Below is a photo for some row boat printed in 1/4" scale. The white ones were printed at Shapeways while the grey ones are my prints. Except for the support points, which sand out easy, they are identical and run from the same STL file. If it keeps up this way I’ll have a lot of new products.
Nice, after all of your troubles I’m glad to see you up and running. Congrats man!
Kevin, it was a mess to clean up but only took me an hour to an hour and a half to do the cleaning including removing the metal housing. Not too bad for a 74 year old now is it? [laugh]
I’d try to orient your boat the other way around, so the supports touch the gunwales instead of the underside of the hull. Might result in a print that is easier to clean up, if the top edge of the gunwales are in the same plane you could clean all the support blemishes up with a flat sanding block…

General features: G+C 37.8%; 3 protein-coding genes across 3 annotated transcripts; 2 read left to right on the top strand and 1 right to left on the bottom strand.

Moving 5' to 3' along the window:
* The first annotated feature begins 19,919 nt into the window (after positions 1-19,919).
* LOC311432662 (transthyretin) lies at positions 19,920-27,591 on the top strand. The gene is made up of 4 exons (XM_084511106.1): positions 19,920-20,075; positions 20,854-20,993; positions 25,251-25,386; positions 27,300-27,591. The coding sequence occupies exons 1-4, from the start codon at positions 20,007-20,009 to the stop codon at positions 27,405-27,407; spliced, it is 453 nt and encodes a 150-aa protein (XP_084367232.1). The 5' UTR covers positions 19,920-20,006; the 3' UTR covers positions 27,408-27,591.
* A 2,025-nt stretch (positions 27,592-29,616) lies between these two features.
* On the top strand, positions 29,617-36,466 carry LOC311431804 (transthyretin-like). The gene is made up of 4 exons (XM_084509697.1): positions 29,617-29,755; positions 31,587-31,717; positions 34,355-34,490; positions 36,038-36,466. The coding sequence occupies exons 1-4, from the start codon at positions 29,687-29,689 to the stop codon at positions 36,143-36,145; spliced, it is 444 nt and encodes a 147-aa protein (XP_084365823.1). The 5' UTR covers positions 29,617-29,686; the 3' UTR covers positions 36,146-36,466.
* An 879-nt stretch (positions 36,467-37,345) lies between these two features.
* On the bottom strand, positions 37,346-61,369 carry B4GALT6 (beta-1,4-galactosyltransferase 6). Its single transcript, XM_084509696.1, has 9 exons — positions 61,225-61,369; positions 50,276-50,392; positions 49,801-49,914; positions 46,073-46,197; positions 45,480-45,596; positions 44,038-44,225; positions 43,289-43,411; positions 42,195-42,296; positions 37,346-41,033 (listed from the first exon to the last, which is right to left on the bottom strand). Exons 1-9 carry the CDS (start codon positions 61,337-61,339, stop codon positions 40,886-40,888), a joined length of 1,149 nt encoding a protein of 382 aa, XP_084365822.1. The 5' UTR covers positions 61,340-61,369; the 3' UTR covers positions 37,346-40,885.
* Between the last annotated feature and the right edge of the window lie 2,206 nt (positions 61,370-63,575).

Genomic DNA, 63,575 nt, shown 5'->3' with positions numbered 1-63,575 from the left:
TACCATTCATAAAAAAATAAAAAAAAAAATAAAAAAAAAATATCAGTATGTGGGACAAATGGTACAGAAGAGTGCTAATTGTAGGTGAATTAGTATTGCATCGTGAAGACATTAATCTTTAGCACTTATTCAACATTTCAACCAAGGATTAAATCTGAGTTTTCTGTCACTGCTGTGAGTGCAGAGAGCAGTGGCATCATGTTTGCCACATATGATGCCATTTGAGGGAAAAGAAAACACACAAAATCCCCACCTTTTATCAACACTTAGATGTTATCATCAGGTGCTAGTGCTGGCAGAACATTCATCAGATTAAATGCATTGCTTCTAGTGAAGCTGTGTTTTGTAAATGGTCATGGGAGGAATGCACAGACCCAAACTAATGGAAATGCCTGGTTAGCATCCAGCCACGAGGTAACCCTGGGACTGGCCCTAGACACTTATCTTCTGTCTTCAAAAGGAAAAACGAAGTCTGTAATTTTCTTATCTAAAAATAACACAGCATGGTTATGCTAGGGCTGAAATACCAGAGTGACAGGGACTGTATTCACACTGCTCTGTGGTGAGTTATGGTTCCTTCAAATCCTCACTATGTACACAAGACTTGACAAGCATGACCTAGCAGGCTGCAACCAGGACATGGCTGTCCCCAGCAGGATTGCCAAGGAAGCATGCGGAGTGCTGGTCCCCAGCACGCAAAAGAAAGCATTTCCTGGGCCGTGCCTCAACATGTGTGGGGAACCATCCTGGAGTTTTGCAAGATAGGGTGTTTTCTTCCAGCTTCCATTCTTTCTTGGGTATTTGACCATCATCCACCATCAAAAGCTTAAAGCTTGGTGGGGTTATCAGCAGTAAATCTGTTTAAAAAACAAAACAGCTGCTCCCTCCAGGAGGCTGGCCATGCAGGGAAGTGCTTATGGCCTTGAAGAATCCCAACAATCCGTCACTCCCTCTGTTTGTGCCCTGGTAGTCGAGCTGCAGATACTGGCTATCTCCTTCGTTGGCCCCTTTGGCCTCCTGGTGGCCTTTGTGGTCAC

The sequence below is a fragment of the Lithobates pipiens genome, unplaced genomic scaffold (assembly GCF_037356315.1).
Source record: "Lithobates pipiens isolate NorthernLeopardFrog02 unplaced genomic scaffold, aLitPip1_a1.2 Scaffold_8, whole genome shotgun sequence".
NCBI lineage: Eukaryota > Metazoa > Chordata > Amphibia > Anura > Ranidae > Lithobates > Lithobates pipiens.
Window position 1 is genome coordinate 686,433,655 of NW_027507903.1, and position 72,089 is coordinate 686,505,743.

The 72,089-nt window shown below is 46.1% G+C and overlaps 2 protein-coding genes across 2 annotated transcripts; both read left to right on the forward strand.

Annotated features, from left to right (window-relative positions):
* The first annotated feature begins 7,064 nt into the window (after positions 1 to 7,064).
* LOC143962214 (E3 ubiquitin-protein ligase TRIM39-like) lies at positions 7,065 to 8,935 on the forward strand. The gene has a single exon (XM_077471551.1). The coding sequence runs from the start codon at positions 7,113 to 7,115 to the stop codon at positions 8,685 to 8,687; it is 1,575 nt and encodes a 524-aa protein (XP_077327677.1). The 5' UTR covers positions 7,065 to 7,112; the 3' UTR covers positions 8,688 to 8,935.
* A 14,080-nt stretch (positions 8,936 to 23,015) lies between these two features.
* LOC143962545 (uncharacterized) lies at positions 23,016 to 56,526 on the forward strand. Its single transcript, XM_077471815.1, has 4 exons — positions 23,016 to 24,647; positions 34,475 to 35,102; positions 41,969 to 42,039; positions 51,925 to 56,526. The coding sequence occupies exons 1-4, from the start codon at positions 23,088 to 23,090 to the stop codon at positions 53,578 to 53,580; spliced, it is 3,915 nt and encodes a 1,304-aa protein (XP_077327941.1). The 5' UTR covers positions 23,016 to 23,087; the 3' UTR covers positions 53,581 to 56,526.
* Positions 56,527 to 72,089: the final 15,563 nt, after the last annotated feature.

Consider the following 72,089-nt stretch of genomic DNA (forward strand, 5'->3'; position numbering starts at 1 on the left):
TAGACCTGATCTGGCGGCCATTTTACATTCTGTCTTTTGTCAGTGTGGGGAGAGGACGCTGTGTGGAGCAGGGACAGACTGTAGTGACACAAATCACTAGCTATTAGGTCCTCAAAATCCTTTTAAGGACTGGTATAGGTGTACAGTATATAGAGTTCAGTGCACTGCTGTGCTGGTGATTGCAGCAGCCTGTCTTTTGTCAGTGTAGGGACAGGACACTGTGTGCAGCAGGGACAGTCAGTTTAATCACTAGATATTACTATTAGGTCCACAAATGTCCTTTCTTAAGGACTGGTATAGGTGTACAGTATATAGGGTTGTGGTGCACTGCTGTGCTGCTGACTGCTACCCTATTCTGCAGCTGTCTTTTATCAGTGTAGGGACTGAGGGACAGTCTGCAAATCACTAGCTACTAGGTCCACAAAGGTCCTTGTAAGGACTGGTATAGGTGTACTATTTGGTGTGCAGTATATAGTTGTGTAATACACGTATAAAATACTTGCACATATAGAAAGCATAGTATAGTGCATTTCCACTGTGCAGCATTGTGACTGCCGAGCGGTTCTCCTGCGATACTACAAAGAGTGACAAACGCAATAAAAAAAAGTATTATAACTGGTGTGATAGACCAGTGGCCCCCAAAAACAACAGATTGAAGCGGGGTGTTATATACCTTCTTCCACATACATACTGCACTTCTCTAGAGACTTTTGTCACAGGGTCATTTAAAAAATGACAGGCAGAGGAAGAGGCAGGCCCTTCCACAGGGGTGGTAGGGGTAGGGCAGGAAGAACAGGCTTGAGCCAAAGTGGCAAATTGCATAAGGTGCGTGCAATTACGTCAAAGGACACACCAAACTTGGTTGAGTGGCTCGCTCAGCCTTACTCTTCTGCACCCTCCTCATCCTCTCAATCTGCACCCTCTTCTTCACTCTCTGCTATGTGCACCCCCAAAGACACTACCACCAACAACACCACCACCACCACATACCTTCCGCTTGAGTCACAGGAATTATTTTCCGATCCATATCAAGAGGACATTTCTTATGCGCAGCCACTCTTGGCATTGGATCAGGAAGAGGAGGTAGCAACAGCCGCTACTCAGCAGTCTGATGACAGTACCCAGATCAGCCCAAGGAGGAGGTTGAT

Randy, there are details on the gunwales. A plate and holes to drill to put pins in for the oars. Sanding would delete these. Thanks but it works good. As I’ve said before, I really don’t use the Form 2 for production but for masters to make silicone molds to cast in quantity. Much cheaper in the long run.
Here’s the latest successful print on my Form 2. If this keeps up I’ll be going through resin like it’s water printing pieces like this.
It’s a Winch Hoist frame in 1:48 scale. Extreme fine detail. Designed by a friend, Ed Traxler, in South Carolina.
Although it would print slower, you could put the supports on the transom, with the bow printing last.
Ben, that’s what I actually did. It also allows for far more pieces on the build plate. Quantity is as much an issue as run time when you are doing production. Some items I run are double stacked with fine custom supports for the second layer allowing for 122 pieces in one print.